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Ask Dr. Don

Co-signing a daughter's car loan

Dear Dr. Don,
My husband has an 18-year-old daughter who wants him to co-sign a car loan for $14,000. He just bought a home last month and took out a mortgage for $150,000 and withdrew another $45,000 from his annuity. He makes good money, but he has extended himself to the point of not having any credit to fall back on if he co-signs this loan.

The daughter works about 30 hours a week earning minimum wage at a Wal-Mart. She insists that she can afford this loan. She has a poor driving record, and in addition to car insurance, she has to pay $1,800 a year in license insurance. I say she can't afford it, but he wants to give her the benefit of the doubt. What do you think?
Susan Sustainable

Dear Susan,
Co-signing the loan means that your husband will be responsible if his daughter can't make the payments. That means that he needs to figure out where he's going to come up with the money if she can't. Odds are that he'll be asked to step in to take on these payments.

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The Federal Trade Commission has an online brochure, Co-signing a Loan, that describes the pitfalls in greater depth. The best line in the brochure is, "When you're asked to co-sign, you're being asked to take a risk that a professional lender won't take."

It's not very realistic to expect that his daughter will be able to keep up with the costs of owning this car with a part-time, minimum-wage job and high insurance expenses. It would be a great idea for her to put together a monthly budget showing how she plans to meet this commitment along with her other financial obligations. Asking your husband to point out where the payment will fit in your household budget is the second part of this financial equation.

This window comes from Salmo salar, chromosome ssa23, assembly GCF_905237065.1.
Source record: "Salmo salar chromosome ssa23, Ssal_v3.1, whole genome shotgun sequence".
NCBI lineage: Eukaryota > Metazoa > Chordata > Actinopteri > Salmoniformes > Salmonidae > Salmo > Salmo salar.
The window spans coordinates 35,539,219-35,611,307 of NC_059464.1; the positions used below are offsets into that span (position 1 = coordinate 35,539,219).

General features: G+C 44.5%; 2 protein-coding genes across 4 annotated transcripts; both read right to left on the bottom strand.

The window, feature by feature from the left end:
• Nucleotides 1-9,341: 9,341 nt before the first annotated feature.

I'm guessing that neither my opinion nor yours will carry much weight in this matter.

Parents often make financial sacrifices for their children. Pointing out the risk inherent in co-signing won't change her father's desire to help her out.

If the goal is reliable transportation, she should be able to reach that goal for a lot less than $14,000, limiting the potential financial problems down the road.

-- Posted: Oct. 9, 2002

Read more Dr. Don columns
See Also
Should parents co-sign for a student's mortgage?
Dealing with a debt on a co-signed credit card
Financial advice glossary
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